In other words, he began to explore whether Yammer could become more Responsive. What Adam was clear on, was that their product didn’t exist in isolation. Yammer, as a communication platform for enterprise businesses, was particularly well placed to recognize the challenges of the current working world. Eventually, Adam put these thoughts into a manifesto and shared them with CEOs and C-level executives. The response was an enthusiastic affirmation of their ideas. The result of this thinking led Adam to co-found the Responsive Org movement.
Experiments in Education
Adam realized the education system in North America is largely still reliant on an assembly-model way of teaching and thinking. Consider the structure of most schools: there are grades, segregated by age; there are alarm bells which tell students when to move from one classroom to the next. The most common form of learning is to passively sit and absorb lectured lessons.
More subtly, subjects are taught according to a linear progression. Math education in the United States, for example, moves from algebra, to geometry, to advanced algebra, to precalculus, to calculus. This progression to trains students to think about math in a way that only entrenches a hierarchical, linear view of how to how the world works. School in the 21st Century is still designed to produce people to work in factories.
Adam was bold enough to tackle revitalizing the education system, by optimizing administrators’ time and budgets. He founded Abl Schools, a collaborative platform for administrators and teachers. Abl has re-envisioned how principals relate with their teachers and facilities and how schools use their time. The idea is to help schools better manage the day-to-day to be able to achieve its educational goals, starting with the company’s first product, a cloud-based master scheduler.
Exciting possibilities emerge when we reconsider even behemoth institutions like the U.S. education system and experiment with new approaches that leverage technology and new models of collaborating. What is necessary, is the willingness to experiment.
A Diverse Founding Team
Adam Pisoni has been open about the challenges of creating diversity in founding his company Abl Schools. He writes:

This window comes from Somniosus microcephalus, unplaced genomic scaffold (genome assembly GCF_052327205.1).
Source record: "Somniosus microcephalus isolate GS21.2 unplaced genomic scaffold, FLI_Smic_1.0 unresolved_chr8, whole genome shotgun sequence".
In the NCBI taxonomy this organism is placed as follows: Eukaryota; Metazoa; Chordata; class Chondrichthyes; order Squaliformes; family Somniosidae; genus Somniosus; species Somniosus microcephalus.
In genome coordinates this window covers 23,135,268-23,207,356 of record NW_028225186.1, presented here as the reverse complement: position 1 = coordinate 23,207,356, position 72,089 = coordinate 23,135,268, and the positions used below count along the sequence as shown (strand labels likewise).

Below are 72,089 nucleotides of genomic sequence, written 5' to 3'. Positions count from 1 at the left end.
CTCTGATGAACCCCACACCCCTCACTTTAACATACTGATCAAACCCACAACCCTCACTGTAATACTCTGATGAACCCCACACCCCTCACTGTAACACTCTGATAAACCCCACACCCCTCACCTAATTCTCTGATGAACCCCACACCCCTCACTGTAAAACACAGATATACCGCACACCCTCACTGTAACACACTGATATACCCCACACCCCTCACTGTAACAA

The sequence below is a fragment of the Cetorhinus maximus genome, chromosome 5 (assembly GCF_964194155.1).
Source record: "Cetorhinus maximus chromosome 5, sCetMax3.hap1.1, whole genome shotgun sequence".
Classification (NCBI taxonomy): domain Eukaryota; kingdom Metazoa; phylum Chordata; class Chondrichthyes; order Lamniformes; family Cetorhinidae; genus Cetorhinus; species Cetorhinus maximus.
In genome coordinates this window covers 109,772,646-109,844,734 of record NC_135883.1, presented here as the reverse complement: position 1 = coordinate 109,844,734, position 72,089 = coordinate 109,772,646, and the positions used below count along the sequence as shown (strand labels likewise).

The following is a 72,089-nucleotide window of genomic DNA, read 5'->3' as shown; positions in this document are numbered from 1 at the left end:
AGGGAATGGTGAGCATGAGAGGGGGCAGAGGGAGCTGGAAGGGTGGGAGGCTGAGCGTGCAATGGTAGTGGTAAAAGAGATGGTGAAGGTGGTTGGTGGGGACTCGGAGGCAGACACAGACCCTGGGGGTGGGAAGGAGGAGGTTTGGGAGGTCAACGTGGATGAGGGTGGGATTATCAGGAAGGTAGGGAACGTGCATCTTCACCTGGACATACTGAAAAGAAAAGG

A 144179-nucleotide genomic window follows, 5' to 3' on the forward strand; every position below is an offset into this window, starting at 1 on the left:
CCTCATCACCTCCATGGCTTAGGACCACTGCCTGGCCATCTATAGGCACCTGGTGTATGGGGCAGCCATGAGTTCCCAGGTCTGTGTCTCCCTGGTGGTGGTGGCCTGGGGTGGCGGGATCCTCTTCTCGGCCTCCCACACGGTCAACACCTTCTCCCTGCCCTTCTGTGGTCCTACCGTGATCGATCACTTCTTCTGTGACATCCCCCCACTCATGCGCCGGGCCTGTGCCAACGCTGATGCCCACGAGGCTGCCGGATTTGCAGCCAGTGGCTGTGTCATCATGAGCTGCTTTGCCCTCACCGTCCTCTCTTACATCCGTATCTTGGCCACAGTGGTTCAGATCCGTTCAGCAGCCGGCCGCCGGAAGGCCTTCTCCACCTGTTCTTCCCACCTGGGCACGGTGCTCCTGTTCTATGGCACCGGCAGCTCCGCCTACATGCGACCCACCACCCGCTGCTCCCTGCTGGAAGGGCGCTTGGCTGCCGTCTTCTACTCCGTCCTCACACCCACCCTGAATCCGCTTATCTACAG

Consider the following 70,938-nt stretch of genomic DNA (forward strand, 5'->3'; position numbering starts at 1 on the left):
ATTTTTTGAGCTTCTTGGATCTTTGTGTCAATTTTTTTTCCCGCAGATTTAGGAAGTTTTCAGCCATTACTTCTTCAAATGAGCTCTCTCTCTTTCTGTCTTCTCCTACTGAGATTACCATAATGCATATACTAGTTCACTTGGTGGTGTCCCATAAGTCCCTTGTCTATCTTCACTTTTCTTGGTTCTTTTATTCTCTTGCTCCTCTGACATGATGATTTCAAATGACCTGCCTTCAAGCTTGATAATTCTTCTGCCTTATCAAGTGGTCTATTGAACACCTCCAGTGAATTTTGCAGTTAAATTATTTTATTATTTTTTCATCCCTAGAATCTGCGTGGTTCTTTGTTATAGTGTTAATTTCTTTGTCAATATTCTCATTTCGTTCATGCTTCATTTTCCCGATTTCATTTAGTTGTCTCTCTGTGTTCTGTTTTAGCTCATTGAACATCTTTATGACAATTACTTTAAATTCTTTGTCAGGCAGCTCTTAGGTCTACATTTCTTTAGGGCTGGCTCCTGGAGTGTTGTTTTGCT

“If your founding team is homogenous, it will likely develop a narrow culture which is well suited for that narrow group of people. That culture won’t be as self-aware of the lack of inclusion in the culture, but it will feel inclusive for everyone within the tight knit founding team. As new employees with different backgrounds join, they will be more likely to reject or be rejected from the culture than to add to it. While you may be celebrating how strong a culture and tight a team you have, you may also be unaware of the ways you’re actually reminding that new employee that they don’t belong.”
While there is a lot of conversation about fostering an inclusive company culture, very few Silicon Valley companies have an equal gender split between male and female employees, and even fewer have women or underrepresented groups at the highest levels of leadership.
As Adam explains, this doesn’t actually mean teams of straight white men can’t produce great companies. He argues: “I believe diverse founding teams can produce better outcomes. A team of white men can come up with good ideas. But I believe a diverse team can come up with better ones.” The curiosity and perseverance Adam has demonstrated at Abl Schools is an example of what can be done in any number of genres by founders just starting out.
If you enjoyed this episode of the Robin Zander Show, you might also enjoy hearing me and Adam in conversation, recorded at the Responsive book launch party last November.